• Average Time on Site: This refers to the typical amount of time visitors spend on your site, despite whether they continue to stay on the page they came in on or navigate elsewhere within your domain.
  • Bounce Rate: This represents the percentage of single-page visits to your site. It gives you a sense of how many visitors left your site from the entrance page rather than clicking further into your site as compared to total visitors. Like Pages per Visit, Bounce Rate can help you determine the performance of your entry pages based on the actions visitors take (or don’t take) after they’ve arrived on your site.

Engagement metrics are especially important for reports created in the Traffic Sources and Content tabs. On report pages, Pages per Visit and Average Time on site are located at the top middle of report pages, while Bounce Rate is at the far right.

So, how do you know if your site is “engaging?” Ask yourself: Is your site user-friendly? How simple is it for a visitor to click to the next page? Is there interactive content in which your readers can participate? Does landing page content match the keywords in its title? Considering these questions when designing your site is a surefire way to improve the quality of your web traffic.


Outcome


The Goals area is where your data tracking can really help you make a difference. These outcome-oriented metrics help you dive deeper into your site performance and learn whether you’re achieving what you want with your website.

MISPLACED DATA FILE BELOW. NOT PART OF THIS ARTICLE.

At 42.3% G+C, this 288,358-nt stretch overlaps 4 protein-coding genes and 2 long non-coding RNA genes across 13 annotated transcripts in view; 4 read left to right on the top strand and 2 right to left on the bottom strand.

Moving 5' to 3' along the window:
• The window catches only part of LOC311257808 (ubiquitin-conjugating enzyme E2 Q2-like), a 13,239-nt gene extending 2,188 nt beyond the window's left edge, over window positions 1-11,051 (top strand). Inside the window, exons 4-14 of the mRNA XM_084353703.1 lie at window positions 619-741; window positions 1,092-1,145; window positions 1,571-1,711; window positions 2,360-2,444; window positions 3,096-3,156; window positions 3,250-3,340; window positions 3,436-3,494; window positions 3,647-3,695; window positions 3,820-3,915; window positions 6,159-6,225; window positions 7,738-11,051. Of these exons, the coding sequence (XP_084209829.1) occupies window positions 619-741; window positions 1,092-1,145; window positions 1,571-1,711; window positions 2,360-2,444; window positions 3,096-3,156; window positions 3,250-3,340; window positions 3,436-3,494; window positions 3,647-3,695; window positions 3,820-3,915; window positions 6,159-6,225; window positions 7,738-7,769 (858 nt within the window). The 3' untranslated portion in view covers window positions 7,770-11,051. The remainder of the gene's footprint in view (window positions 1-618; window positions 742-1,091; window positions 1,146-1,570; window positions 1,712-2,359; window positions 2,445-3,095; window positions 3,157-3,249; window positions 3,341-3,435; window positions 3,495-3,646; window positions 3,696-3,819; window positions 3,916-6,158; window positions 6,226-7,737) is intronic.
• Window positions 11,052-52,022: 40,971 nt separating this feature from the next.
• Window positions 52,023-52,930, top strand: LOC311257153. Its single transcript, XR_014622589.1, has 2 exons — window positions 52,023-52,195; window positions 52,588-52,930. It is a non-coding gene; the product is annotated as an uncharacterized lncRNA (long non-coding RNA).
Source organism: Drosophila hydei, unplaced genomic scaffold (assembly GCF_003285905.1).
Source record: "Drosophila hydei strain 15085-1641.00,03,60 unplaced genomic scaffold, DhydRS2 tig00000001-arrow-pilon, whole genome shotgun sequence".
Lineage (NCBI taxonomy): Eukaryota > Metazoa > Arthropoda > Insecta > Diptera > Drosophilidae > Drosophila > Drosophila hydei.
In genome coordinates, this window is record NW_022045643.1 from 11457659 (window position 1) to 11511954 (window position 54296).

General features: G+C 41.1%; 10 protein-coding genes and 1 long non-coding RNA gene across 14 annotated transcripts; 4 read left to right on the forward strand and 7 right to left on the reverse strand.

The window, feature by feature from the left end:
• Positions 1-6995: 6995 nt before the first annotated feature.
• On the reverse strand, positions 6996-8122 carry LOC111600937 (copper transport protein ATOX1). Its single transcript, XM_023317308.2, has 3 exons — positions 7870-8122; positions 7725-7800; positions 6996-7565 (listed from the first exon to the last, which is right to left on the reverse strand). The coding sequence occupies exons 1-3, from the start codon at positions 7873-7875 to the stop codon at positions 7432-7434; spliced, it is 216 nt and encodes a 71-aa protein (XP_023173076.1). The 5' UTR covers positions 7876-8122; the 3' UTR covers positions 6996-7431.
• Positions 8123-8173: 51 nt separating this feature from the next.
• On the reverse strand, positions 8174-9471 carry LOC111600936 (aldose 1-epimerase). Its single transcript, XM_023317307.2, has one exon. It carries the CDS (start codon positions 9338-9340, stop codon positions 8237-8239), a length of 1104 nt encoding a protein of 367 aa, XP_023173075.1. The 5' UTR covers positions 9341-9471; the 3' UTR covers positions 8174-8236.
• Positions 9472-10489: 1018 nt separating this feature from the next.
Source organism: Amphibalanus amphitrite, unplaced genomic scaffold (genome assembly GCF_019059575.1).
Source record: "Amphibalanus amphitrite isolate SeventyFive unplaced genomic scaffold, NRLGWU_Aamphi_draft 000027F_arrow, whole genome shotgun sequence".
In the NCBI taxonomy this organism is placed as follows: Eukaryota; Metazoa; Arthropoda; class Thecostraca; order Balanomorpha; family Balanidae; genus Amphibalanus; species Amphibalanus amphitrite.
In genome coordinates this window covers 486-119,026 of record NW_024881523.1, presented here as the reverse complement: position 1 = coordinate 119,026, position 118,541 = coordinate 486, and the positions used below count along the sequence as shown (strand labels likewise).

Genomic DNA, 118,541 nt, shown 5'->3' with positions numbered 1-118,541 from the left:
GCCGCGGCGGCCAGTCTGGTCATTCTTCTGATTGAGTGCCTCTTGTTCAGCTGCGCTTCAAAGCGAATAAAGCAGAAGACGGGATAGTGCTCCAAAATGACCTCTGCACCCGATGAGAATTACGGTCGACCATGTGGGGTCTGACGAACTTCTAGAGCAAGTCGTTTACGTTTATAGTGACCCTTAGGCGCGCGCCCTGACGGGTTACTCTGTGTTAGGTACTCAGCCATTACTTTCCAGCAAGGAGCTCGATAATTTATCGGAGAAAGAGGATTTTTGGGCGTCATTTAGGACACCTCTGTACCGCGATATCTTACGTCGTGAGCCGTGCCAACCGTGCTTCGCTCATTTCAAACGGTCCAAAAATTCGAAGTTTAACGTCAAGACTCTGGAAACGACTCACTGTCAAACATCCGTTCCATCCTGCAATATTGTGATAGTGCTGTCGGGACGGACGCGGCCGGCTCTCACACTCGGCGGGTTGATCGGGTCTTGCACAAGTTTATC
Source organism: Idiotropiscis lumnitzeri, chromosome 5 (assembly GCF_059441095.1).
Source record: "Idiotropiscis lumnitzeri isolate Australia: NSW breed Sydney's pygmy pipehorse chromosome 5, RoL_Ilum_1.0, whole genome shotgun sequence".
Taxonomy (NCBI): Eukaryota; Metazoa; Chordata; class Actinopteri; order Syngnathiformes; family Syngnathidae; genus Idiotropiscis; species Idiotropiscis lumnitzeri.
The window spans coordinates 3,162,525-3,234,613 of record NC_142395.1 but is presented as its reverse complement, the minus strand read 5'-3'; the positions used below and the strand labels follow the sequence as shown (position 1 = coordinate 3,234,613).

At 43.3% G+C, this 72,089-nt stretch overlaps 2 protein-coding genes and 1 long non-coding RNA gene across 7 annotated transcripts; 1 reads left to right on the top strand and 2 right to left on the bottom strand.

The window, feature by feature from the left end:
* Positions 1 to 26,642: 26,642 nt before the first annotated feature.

The first step is defining your business objectives: Are you driving visitors to make online purchases? Getting them to view a specific piece of content? Aiming for more newsletter signups? Once you’ve pinned down your site goals, make sure your site administrator enables Goals in Google Analytics in the Account Settings page. Then you can choose one of four Goal types to track:

  • URL destination: This metric is best if your goal is to get visits to a key page of your site, such as your homepage or a post-purchase message page.
  • Time on Site: If you’re looking to measure engagement, this will track visitors spending a defined amount of time on your site.
  • Pages per Visit: Also important for engagement, Pages per Visit will keep tabs on a defined number of pages visitors view in a session on your site.
  • Events: Released in the most recent version of Google Analytics, Event Goals allow you to track specific actions visitors are taking on a page. This includes anything from downloading a PDF to watching a video.

Goals reports can be found under the Conversions tab, which will provide information about goal completions and conversion rates. You can opt to track goal value and abandonment rates (the percentage of visitors who fail to convert on the goal) as well.

If you’re an online retailer, it may make more sense for you to set up Ecommerce in Google Analytics, which allows you to track transactions and order values. It’s a more complicated setup process, but will provide more actionable metrics for visitors’ purchasing behavior on your site. For Google Adwords users, linking your account to Google Analytics goals can help you keep a closer eye on your marketing campaigns.


Other Noteworthy Features